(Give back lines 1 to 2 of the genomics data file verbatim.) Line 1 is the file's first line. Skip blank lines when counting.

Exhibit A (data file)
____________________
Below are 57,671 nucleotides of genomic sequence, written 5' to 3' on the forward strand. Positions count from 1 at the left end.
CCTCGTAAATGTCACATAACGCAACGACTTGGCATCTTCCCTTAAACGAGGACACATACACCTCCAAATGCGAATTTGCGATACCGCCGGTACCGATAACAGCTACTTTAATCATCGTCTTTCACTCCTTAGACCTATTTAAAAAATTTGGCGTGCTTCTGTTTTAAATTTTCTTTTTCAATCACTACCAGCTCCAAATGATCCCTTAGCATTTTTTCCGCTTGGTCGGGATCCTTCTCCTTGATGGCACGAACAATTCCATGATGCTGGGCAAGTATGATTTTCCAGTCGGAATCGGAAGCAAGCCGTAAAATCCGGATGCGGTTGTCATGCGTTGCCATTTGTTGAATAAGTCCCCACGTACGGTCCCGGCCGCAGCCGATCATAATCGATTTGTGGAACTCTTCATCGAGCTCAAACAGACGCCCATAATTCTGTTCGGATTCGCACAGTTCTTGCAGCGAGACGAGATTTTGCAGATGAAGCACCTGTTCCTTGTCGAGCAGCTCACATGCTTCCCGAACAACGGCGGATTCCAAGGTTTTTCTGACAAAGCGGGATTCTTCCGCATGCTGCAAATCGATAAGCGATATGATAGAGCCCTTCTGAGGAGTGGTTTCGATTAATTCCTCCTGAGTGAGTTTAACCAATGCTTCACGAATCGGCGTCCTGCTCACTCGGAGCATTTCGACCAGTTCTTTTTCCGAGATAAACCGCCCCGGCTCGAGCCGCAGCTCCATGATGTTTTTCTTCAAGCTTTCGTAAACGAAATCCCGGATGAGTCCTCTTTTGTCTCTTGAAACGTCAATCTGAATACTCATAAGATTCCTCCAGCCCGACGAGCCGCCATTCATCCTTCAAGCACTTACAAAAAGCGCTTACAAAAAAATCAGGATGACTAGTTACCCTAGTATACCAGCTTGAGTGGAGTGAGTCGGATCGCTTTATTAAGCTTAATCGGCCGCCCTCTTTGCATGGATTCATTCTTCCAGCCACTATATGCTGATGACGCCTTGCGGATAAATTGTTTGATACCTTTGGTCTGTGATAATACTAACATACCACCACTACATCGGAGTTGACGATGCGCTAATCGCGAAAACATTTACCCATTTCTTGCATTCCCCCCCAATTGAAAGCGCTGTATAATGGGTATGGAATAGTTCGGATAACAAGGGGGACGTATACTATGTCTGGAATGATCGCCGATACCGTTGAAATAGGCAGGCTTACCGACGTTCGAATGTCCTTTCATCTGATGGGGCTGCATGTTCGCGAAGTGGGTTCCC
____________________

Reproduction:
Below are 57,671 nucleotides of genomic sequence, written 5' to 3' on the forward strand. Positions count from 1 at the left end.
CCTCGTAAATGTCACATAACGCAACGACTTGGCATCTTCCCTTAAACGAGGACACATACACCTCCAAATGCGAATTTGCGATACCGCCGGTACCGATAACAGCTACTTTAATCATCGTCTTTCACTCCTTAGACCTATTTAAAAAATTTGGCGTGCTTCTGTTTTAAATTTTCTTTTTCAATCACTACCAGCTCCAAATGATCCCTTAGCATTTTTTCCGCTTGGTCGGGATCCTTCTCCTTGATGGCACGAACAATTCCATGATGCTGGGCAAGTATGATTTTCCAGTCGGAATCGGAAGCAAGCCGTAAAATCCGGATGCGGTTGTCATGCGTTGCCATTTGTTGAATAAGTCCCCACGTACGGTCCCGGCCGCAGCCGATCATAATCGATTTGTGGAACTCTTCATCGAGCTCAAACAGACGCCCATAATTCTGTTCGGATTCGCACAGTTCTTGCAGCGAGACGAGATTTTGCAGATGAAGCACCTGTTCCTTGTCGAGCAGCTCACATGCTTCCCGAACAACGGCGGATTCCAAGGTTTTTCTGACAAAGCGGGATTCTTCCGCATGCTGCAAATCGATAAGCGATATGATAGAGCCCTTCTGAGGAGTGGTTTCGATTAATTCCTCCTGAGTGAGTTTAACCAATGCTTCACGAATCGGCGTCCTGCTCACTCGGAGCATTTCGACCAGTTCTTTTTCCGAGATAAACCGCCCCGGCTCGAGCCGCAGCTCCATGATGTTTTTCTTCAAGCTTTCGTAAACGAAATCCCGGATGAGTCCTCTTTTGTCTCTTGAAACGTCAATCTGAATACTCATAAGATTCCTCCAGCCCGACGAGCCGCCATTCATCCTTCAAGCACTTACAAAAAGCGCTTACAAAAAAATCAGGATGACTAGTTACCCTAGTATACCAGCTTGAGTGGAGTGAGTCGGATCGCTTTATTAAGCTTAATCGGCCGCCCTCTTTGCATGGATTCATTCTTCCAGCCACTATATGCTGATGACGCCTTGCGGATAAATTGTTTGATACCTTTGGTCTGTGATAATACTAACATACCACCACTACATCGGAGTTGACGATGCGCTAATCGCGAAAACATTTACCCATTTCTTGCATTCCCCCCCAATTGAAAGCGCTGTATAATGGGTATGGAATAGTTCGGATAACAAGGGGGACGTATACTATGTCTGGAATGATCGCCGATACCGTTGAAATAGGCAGGCTTACCGACGTTCGAATGTCCTTTCATCTGATGGGGCTGCATGTTCGCGAAGTGGGTTCCC